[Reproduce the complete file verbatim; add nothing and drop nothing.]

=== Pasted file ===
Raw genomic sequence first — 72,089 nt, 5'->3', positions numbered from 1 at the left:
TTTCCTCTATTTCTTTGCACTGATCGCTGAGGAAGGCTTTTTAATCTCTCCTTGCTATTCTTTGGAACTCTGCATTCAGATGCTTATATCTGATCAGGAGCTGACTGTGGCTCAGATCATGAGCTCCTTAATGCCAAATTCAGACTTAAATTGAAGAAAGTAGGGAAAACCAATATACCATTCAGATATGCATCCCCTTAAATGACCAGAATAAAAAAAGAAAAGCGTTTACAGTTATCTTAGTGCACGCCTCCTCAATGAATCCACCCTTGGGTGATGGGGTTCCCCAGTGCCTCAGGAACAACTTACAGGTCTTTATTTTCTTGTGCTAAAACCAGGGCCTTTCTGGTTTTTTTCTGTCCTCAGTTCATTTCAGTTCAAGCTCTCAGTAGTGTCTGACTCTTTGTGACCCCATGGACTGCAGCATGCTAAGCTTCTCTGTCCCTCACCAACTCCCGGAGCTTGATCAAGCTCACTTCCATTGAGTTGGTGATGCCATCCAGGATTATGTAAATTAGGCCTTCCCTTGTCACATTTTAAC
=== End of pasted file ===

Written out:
Raw genomic sequence first — 72,089 nt, 5'->3', positions numbered from 1 at the left:
TTTCCTCTATTTCTTTGCACTGATCGCTGAGGAAGGCTTTTTAATCTCTCCTTGCTATTCTTTGGAACTCTGCATTCAGATGCTTATATCTGATCAGGAGCTGACTGTGGCTCAGATCATGAGCTCCTTAATGCCAAATTCAGACTTAAATTGAAGAAAGTAGGGAAAACCAATATACCATTCAGATATGCATCCCCTTAAATGACCAGAATAAAAAAAGAAAAGCGTTTACAGTTATCTTAGTGCACGCCTCCTCAATGAATCCACCCTTGGGTGATGGGGTTCCCCAGTGCCTCAGGAACAACTTACAGGTCTTTATTTTCTTGTGCTAAAACCAGGGCCTTTCTGGTTTTTTTCTGTCCTCAGTTCATTTCAGTTCAAGCTCTCAGTAGTGTCTGACTCTTTGTGACCCCATGGACTGCAGCATGCTAAGCTTCTCTGTCCCTCACCAACTCCCGGAGCTTGATCAAGCTCACTTCCATTGAGTTGGTGATGCCATCCAGGATTATGTAAATTAGGCCTTCCCTTGTCACATTTTAAC